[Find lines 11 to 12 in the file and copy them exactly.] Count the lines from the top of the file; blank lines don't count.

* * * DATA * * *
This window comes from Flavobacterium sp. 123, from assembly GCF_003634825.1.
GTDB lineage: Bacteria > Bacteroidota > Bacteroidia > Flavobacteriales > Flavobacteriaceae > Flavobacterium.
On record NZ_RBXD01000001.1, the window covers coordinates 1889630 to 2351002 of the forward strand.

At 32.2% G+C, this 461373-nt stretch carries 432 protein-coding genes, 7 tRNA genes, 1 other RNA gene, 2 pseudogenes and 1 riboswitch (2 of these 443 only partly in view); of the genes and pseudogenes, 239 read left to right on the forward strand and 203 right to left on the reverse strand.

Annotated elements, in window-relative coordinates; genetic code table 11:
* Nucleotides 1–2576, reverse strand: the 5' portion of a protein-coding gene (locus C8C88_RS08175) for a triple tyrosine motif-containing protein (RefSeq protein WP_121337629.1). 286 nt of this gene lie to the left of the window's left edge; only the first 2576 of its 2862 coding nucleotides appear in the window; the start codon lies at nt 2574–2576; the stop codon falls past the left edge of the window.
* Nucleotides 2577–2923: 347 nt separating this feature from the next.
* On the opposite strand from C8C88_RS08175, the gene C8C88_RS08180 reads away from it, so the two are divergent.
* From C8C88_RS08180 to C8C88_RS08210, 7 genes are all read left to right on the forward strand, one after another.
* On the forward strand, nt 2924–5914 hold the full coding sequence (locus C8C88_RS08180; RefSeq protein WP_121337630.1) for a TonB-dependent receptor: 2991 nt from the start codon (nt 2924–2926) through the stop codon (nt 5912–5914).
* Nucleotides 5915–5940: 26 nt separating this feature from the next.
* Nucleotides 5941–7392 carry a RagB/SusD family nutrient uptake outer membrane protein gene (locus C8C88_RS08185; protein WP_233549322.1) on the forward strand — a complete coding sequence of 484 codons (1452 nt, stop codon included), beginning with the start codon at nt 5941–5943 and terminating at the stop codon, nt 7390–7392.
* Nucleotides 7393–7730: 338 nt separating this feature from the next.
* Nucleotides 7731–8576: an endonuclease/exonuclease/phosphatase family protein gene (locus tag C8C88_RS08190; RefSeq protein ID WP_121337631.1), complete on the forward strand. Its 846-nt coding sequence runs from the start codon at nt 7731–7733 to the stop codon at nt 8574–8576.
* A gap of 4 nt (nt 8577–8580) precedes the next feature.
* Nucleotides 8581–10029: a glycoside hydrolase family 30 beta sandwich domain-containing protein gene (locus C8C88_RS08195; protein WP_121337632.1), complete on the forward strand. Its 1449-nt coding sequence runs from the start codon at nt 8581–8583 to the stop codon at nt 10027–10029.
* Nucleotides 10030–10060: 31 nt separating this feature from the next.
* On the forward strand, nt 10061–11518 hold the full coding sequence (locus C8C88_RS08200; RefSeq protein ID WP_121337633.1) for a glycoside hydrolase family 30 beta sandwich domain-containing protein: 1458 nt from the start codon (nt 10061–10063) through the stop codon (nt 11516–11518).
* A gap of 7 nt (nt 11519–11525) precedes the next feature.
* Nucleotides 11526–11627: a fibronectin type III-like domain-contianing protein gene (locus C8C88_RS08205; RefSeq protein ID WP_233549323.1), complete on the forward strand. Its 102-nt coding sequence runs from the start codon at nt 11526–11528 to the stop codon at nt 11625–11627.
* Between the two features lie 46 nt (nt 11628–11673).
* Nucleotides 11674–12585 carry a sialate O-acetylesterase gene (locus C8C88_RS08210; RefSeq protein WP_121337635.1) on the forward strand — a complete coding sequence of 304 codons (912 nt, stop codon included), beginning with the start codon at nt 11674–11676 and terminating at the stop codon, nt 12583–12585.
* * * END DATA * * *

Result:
* Nucleotides 5915–5940: 26 nt separating this feature from the next.
* Nucleotides 5941–7392 carry a RagB/SusD family nutrient uptake outer membrane protein gene (locus C8C88_RS08185; protein WP_233549322.1) on the forward strand — a complete coding sequence of 484 codons (1452 nt, stop codon included), beginning with the start codon at nt 5941–5943 and terminating at the stop codon, nt 7390–7392.